Let's start by making clear the distinction
between pluralism in ontological categories,
or categories of"being",
and that of a political or social nature.
The former belongs to a metaphysical
consideration of how many substances
exist, and that relates to our subject only
tangentially. Inasmuch as our topic falls
under the broad heading of "Secularism", it
participates in the presupposition of that
perspective: That there are no
particulars, there is no ultimate
value, there exist only particular
values. That is to say, for example,
that since there is no eternal dimension,
existence is defined and limited to the
here and now, and as such, there is
no lasting value, only particular, temporary
values. You can see how this view reduces
ethics and morality to preferences; there is
no ultimate Value; nothing lasts,
Having said that, let's turn our attention to
according to The Oxford Companion to
"A condition marked by the multiplicity of religions and/or ethnic groups within a single state; or a doctrine that holds such a multiplicity to be a good thing."
As we begin to appropriate this new religious
diversity in our public life and
institutions, and in emerging forms of
interfaith relationships, it is important for
reasons of political and social stability to
exercise toleration in order to coexist
peacefully with others who have fundamentally
different beliefs or values. The alternative
is a unitary state where one religion or
ethnicity is dominant and the central
government rules everywhere; by definition
not a Democratic system.
In this atmosphere of the freedom to hold and
exchange ideas, we can consider it a
wonderful opportunity to learn from people of
different perspectives, faiths, and cultural
backgrounds. But to learn what? A descriptive
account of differing belief systems, yes. A
prescriptive formula for the equal veracity
of contradictory truth claims? Absurd.
In order for pluralism to maintain itself in
peace we have to adopt an attitude of
tolerance. The word "tolerate" is defined as
"to recognize and respect others' beliefs,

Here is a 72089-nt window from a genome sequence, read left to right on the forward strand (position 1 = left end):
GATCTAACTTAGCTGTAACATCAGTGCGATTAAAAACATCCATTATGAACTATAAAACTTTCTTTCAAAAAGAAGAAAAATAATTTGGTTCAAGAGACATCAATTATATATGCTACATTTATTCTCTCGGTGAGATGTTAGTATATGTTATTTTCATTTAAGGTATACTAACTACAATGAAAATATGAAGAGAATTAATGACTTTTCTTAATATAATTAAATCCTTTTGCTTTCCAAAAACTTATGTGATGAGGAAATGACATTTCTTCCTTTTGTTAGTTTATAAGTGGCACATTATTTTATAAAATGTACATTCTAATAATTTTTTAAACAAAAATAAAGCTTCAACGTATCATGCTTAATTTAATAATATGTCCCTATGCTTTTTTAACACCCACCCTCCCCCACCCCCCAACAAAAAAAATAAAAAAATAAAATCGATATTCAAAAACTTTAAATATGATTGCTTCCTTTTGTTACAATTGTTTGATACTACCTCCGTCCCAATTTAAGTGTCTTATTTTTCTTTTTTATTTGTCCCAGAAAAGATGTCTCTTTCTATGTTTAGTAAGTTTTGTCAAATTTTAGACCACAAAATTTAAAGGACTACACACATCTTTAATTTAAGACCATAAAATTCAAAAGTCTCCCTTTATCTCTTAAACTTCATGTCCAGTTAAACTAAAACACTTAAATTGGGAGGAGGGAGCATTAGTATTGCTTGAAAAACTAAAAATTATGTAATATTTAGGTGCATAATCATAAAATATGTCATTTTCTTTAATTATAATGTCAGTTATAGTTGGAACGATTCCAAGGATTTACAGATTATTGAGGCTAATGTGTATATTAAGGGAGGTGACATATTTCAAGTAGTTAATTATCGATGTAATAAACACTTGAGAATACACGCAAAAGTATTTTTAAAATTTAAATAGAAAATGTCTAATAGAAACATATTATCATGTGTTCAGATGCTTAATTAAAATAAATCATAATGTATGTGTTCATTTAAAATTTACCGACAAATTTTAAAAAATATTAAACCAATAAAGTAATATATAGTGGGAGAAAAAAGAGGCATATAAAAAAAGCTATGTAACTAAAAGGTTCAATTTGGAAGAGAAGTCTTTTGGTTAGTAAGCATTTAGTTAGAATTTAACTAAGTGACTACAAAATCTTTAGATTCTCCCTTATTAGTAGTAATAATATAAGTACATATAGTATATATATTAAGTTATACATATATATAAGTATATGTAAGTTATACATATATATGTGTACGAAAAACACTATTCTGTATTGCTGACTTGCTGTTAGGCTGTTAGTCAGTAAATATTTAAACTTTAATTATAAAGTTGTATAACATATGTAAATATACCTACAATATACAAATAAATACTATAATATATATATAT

practices etc. without sharing them" and "to
bear or put up with something not
particularly liked." So we see that
toleration is not synonymous with
endorsement. Everyone has a right to
their opinion. What we must be on guard
against is a relativistic view of
"What you believe is true FOR YOU, what I believe is true FOR ME, all truth is relative, your beliefs and my beliefs are equal. Since there are multiple descriptions of reality, no one view can be true in an ultimate sense."
This sounds tolerant, doesn't it? The mistake
here is in the gratuitous leap from
toleration of differing opinions and
a legal right to hold such opinions
to the granting of equal veracity to
contradictory truth claims.
This is devastating to an honest search for
objective truth. In logic, the Law of
"A thing cannot both be "A" and "Non-A" at the same time and in the same relationship."Therefore we see that something cannot be true and not true at the same time.The evidences for objective truths must be examined and a reasoned response arrived at, albeit on a personal level. In a pluralistic society, every individual has a right to his or her own beliefs; everyone has a right to their opinion; everyone, in effect has a right to be wrong! Neither the state nor any other entity has the right to coerce those beliefs. Our right to them is one of our foundational liberties. As to whether those beliefs are rational and correspond to objective reality is a matter of personal responsibility. The thesis that all points of view are equally valid, all moralities are equally good and all beliefs or belief systems are equally true is clearly absurd.
Pluralism is a fact of life. Tolerance is a
necessity to the stability of society.
Relativism is a either a careless, unthinking
mistake or an offense to rational thought and
a deliberate philosophical crime.
On the Nominis Expers Forum
Content ©1999-2000 Nominis Expers